What is Delegated proof-of-stake
With delegated proof-of-stake things start to get slightly more complex. Going back to our group of friends, within that group there are leaders or representatives and these people decide where the group goes depending on how many people support them. If these representatives or “Witnesses” choose a bad spot, then less people will vouch for them. It’s very similar to local councils, with two main distinctions. 1) Its very easy to replace “witnesses” as the voting process is ongoing and 2) your voting power is determined by how much money you own. The more tokens you have, the greater your voting power.
In essence, the community of a particular cryptocurrency selects a group of “witnesses” to verify transactions. If these witnesses fail to perform their duties then they are removed from their position and replaced by someone else. It has the advantage of being scalable and is faster than other consensus methods like Proof-of-Stake. However, it does share the same shortcomings as any other democratic system with groups of people banding together to look out for their own interests. It all depends on that cryptocurrencies specific community. One of the main cryptocurrencies to use DPoS is EOS, although others such as Steem and Lisk have also been using it.
What is Proof-of-authority
We don’t usually take what people say at face value, we consider their reputation and how honest they’ve been in the past. Proof-of-Authority tries to implement that idea into a consensus mechanism. With DPoS validators are chosen based on their financial stake, with Proof-of-Authority your “stake” is determined by your identity and your reputation. Becoming a validator is difficult however it is also very easy to be removed, making sure that those who are interested are properly dedicated and committed to the responsibility of their role. Their identity is also established by cross checking with information found in the public domain. As a result, while the role can be very rewarding, it is also very demanding.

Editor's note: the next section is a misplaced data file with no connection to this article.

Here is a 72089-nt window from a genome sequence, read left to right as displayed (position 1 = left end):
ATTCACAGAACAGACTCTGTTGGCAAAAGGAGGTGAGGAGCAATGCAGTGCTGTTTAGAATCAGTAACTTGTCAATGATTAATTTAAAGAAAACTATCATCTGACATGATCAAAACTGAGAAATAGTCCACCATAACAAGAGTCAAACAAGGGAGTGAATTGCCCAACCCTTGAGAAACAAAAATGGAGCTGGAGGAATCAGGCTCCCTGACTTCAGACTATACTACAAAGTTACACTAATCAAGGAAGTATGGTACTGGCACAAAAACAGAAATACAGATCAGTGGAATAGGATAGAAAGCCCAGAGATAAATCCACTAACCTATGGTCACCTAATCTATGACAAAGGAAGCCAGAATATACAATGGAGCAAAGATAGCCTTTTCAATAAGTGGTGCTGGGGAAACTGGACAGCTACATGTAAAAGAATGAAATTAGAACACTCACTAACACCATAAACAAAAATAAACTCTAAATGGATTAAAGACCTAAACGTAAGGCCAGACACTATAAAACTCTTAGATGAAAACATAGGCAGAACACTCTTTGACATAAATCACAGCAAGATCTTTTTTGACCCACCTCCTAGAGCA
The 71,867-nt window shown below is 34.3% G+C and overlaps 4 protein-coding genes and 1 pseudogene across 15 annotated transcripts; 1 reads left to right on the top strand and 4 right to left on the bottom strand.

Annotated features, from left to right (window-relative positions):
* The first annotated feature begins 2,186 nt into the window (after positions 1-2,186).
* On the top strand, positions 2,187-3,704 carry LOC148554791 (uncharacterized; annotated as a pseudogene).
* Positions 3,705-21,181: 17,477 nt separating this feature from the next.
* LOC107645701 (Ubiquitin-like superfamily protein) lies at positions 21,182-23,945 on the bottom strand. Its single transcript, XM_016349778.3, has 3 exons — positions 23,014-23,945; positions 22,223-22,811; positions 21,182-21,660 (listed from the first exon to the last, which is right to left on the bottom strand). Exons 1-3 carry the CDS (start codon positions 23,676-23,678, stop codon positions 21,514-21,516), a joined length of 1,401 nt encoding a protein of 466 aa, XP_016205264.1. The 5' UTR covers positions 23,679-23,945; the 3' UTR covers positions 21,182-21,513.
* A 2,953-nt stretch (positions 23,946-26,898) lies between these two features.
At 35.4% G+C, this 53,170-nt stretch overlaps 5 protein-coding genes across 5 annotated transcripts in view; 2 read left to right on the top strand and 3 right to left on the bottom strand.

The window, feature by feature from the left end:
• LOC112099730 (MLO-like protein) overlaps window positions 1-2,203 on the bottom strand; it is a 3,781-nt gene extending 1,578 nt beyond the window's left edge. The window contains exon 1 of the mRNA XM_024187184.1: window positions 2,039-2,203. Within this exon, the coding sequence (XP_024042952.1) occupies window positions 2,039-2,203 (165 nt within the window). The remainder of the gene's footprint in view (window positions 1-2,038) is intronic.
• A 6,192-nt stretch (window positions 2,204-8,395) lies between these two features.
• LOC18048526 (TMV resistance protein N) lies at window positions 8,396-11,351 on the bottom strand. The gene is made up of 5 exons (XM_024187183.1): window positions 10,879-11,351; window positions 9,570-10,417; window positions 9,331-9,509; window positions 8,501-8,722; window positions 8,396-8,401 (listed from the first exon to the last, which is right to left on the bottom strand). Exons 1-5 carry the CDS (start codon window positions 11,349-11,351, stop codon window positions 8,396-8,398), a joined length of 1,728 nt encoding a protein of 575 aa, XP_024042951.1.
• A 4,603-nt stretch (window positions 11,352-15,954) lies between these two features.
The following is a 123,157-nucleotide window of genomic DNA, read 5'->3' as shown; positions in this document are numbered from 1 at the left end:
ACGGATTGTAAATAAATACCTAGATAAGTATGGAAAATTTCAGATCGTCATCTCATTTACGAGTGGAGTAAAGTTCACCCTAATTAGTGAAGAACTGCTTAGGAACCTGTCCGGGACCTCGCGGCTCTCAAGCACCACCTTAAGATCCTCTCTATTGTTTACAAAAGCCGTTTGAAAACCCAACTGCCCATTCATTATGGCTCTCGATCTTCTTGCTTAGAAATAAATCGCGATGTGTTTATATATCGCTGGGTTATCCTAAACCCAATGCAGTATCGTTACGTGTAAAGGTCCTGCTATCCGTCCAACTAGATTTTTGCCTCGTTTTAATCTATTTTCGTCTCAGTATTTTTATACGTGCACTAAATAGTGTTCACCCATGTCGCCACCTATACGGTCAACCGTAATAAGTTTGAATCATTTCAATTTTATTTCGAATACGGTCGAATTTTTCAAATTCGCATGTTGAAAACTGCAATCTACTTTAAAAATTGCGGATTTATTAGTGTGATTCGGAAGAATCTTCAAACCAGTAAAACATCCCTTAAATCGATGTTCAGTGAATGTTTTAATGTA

If a validator is not fulfilling their duties, they are not only removed from that position, but their reputation also suffers significantly (with possible ramifications in the real world) and the loss of future financial earnings. What makes this system look particularly promising is that by using a validator data then that user is now completely accountable for their own actions as their own, personal reputation is at stake. While this consensus mechanism is very fast and highly scalable, critics have pointed out that it does tend to lean towards a centralised system. The main cryptocurrency to use this system is VeChain, with Ripple using a modified version of PoA.
What is Proof-of-importance
Proof-of-importance is a unique consensus system developed by NEM. It is a development from Proof-of-stake systems, and aims to tackle this issue found within PoS, that is the rich getting richer. If you already own a sizable stake within a PoS system, the odds are that you will be chosen to validate the next block and earn more. Proof-of-Importance decides who verifies the next block based on their “Importance Score.” This importance score is determined by;
- Owning at least 10,000 XEM
- Your transaction partners
- Number and size of transactions within 30 days
What makes Proof-of-Importance fascinating is that the odds of someone being chosen to validate a block is based on their overall support of the network and the cryptocurrency. It isn’t enough to simply hoard tokens as with PoS, but rather users are encouraged to use NEM as a regular currency with frequent transactions. Although still in its infant stages Proof-of-Importance does look particularly promising as a consensus mechanism.
If Blockchain is the backbone of cryptocurrencies, then consensus mechanisms are the spinal column. Several cryptocurrencies are investing heavily in researching how to optimise their consensus protocols. As we have seen, some systems begin to slow down and falter with an increase in users, while others present us with wholly new problems. An efficient and effective consensus mechanism can help a cryptocurrency to ensure a safe, secure, fast and reliable framework for its users’ transactions. Hopefully this guide will have helped to explain the difference between Proof-of-work and proof-of-stake, as well as a bit about other consensus mechanisms!